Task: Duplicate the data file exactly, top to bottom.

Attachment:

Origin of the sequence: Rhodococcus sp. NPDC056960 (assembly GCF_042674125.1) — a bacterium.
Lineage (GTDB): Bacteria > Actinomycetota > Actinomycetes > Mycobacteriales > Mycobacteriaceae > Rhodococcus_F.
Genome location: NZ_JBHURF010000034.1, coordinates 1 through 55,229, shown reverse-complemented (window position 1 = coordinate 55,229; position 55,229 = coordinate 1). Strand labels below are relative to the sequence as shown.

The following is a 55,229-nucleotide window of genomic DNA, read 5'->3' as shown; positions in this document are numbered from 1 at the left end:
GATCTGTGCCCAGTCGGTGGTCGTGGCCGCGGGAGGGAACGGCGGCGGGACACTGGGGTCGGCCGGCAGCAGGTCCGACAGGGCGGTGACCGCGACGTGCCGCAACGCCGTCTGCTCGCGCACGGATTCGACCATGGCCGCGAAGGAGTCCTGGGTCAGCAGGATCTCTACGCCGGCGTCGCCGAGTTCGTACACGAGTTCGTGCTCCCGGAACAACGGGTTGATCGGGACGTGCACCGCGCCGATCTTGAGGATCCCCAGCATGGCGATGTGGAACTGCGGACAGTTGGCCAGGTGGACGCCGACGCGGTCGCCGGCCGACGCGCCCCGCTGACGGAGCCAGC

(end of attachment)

Origin of the sequence: Rhodococcus sp. NPDC056960 (assembly GCF_042674125.1) — a bacterium.
Lineage (GTDB): Bacteria > Actinomycetota > Actinomycetes > Mycobacteriales > Mycobacteriaceae > Rhodococcus_F.
Genome location: NZ_JBHURF010000034.1, coordinates 1 through 55,229, shown reverse-complemented (window position 1 = coordinate 55,229; position 55,229 = coordinate 1). Strand labels below are relative to the sequence as shown.

The following is a 55,229-nucleotide window of genomic DNA, read 5'->3' as shown; positions in this document are numbered from 1 at the left end:
GATCTGTGCCCAGTCGGTGGTCGTGGCCGCGGGAGGGAACGGCGGCGGGACACTGGGGTCGGCCGGCAGCAGGTCCGACAGGGCGGTGACCGCGACGTGCCGCAACGCCGTCTGCTCGCGCACGGATTCGACCATGGCCGCGAAGGAGTCCTGGGTCAGCAGGATCTCTACGCCGGCGTCGCCGAGTTCGTACACGAGTTCGTGCTCCCGGAACAACGGGTTGATCGGGACGTGCACCGCGCCGATCTTGAGGATCCCCAGCATGGCGATGTGGAACTGCGGACAGTTGGCCAGGTGGACGCCGACGCGGTCGCCGGCCGACGCGCCCCGCTGACGGAGCCAGC